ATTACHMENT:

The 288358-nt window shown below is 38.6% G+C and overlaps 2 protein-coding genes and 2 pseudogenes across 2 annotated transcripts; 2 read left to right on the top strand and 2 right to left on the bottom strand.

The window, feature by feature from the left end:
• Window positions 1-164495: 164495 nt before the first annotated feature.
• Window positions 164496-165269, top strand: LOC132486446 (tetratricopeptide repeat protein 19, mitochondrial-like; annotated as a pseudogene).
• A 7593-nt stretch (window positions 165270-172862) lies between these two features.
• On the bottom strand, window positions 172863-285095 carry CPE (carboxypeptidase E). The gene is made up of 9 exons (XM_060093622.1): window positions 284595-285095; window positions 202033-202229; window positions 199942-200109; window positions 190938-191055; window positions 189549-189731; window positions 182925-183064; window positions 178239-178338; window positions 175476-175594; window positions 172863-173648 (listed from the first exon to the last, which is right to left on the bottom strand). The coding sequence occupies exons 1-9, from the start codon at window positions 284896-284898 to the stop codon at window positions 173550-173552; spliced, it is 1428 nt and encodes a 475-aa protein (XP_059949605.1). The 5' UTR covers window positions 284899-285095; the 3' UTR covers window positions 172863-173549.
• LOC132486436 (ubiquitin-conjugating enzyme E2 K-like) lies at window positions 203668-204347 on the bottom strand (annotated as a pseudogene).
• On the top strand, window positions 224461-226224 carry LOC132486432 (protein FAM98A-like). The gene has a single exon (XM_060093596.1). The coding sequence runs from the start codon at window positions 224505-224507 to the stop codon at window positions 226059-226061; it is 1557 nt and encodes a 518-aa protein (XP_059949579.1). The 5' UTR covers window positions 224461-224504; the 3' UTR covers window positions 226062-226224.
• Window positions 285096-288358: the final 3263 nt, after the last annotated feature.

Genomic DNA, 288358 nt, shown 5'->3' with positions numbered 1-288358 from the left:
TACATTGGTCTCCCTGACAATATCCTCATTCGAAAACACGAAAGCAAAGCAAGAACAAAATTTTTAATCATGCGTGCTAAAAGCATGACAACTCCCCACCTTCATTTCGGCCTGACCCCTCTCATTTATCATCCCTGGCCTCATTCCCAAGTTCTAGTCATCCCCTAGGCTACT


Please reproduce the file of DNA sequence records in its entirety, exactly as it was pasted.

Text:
The 288358-nt window shown below is 38.6% G+C and overlaps 2 protein-coding genes and 2 pseudogenes across 2 annotated transcripts; 2 read left to right on the top strand and 2 right to left on the bottom strand.

The window, feature by feature from the left end:
• Window positions 1-164495: 164495 nt before the first annotated feature.
• Window positions 164496-165269, top strand: LOC132486446 (tetratricopeptide repeat protein 19, mitochondrial-like; annotated as a pseudogene).
• A 7593-nt stretch (window positions 165270-172862) lies between these two features.
• On the bottom strand, window positions 172863-285095 carry CPE (carboxypeptidase E). The gene is made up of 9 exons (XM_060093622.1): window positions 284595-285095; window positions 202033-202229; window positions 199942-200109; window positions 190938-191055; window positions 189549-189731; window positions 182925-183064; window positions 178239-178338; window positions 175476-175594; window positions 172863-173648 (listed from the first exon to the last, which is right to left on the bottom strand). The coding sequence occupies exons 1-9, from the start codon at window positions 284896-284898 to the stop codon at window positions 173550-173552; spliced, it is 1428 nt and encodes a 475-aa protein (XP_059949605.1). The 5' UTR covers window positions 284899-285095; the 3' UTR covers window positions 172863-173549.
• LOC132486436 (ubiquitin-conjugating enzyme E2 K-like) lies at window positions 203668-204347 on the bottom strand (annotated as a pseudogene).
• On the top strand, window positions 224461-226224 carry LOC132486432 (protein FAM98A-like). The gene has a single exon (XM_060093596.1). The coding sequence runs from the start codon at window positions 224505-224507 to the stop codon at window positions 226059-226061; it is 1557 nt and encodes a 518-aa protein (XP_059949579.1). The 5' UTR covers window positions 224461-224504; the 3' UTR covers window positions 226062-226224.
• Window positions 285096-288358: the final 3263 nt, after the last annotated feature.

Genomic DNA, 288358 nt, shown 5'->3' with positions numbered 1-288358 from the left:
TACATTGGTCTCCCTGACAATATCCTCATTCGAAAACACGAAAGCAAAGCAAGAACAAAATTTTTAATCATGCGTGCTAAAAGCATGACAACTCCCCACCTTCATTTCGGCCTGACCCCTCTCATTTATCATCCCTGGCCTCATTCCCAAGTTCTAGTCATCCCCTAGGCTACT